Keep in mind that CMS actuaries are famously conservative. In the past, they’ve tended to overestimate how much spending will rise—not because they’re imprecise or biased, but because they tend to err on the side of caution. In a conference call Wednesday, several actuaries made clear they weren’t discounting the possibility that the health care industry is becoming more efficient. One actuary said “Right now it is still too early determine” how much the health industry has changed. Others expressed similar sentiments.
“If the payment reforms have the kind of effect advocates of them expect, these projections could turn out to be conservative,” Larry Levitt, senior vice president at the Kaiser Family Foundation, told me later via e-mail. “The actuaries tend to take a wait and see approach to new developments where there is little evidence as to what effect they’ll have. We are in somewhat unchartered territory here.”
Also keep in mind that, even if the conservative/skeptical take from CMS is correct, the future of health care spending looks better than the past, when it was increasing at faster pace and there was no reason to think it’d slow down anytime soon. How big a difference does that make? To quantify that, I asked Levitt to run some numbers, comparing CMS estimates from 2010 to the estimates from today. As of 2019, the average American would be saving $1,588 a year. It’s impossible to say how much of that would reflect the economy versus system-wide changes in medical care, or how much the latter would be a product of the Affordable Care Act. But the difference would be significant.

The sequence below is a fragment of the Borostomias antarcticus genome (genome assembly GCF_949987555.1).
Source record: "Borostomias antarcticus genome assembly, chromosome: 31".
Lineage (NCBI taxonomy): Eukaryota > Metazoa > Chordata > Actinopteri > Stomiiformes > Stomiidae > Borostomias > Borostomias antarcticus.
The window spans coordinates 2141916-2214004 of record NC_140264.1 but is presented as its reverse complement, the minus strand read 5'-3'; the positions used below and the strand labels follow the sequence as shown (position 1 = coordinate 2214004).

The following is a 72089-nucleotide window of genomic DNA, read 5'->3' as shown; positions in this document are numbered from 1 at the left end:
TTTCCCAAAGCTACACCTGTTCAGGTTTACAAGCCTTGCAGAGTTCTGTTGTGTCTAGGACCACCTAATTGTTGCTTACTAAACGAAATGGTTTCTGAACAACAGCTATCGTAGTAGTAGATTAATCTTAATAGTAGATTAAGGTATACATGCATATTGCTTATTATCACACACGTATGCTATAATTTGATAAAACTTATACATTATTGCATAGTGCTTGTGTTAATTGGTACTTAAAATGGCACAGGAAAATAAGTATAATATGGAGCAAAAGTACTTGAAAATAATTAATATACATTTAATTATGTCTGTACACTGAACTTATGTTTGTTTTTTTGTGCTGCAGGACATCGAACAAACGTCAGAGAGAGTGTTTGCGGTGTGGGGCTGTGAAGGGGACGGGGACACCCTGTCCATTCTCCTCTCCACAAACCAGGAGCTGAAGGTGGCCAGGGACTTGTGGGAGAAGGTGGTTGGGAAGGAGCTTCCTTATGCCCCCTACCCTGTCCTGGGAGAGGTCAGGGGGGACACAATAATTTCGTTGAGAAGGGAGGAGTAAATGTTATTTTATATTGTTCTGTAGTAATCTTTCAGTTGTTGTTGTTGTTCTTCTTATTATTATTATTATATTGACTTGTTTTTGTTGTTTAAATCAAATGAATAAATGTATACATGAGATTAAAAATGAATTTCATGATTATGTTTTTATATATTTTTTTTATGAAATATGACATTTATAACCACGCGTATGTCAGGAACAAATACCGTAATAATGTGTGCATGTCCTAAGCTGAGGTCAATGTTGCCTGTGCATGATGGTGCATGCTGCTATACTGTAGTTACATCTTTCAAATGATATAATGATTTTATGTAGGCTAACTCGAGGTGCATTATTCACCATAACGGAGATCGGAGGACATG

The caveat to all of this, as Levitt was quick to point out, is that CMS assumes officials have the mettle to stick with Obamacare’s reforms and that providers remain serious about reacting to those reforms by finding ways to deliver care more efficiently. “From a policy standpoint, it’s not the time to take our foot off the brake and put it on the accelerator,” Levitt says. “We have to remain vigilant about health costs just to maintain the gains so far.” Also remember that as long as health care spending is rising even a little bit faster than the economy is growing, it's still taking an ever greater share of our incomes. The impact may be smaller than expected, but it's still real—and will require finding some way to pay for it.
Update: I added that last line, which I had intended to include in the first place.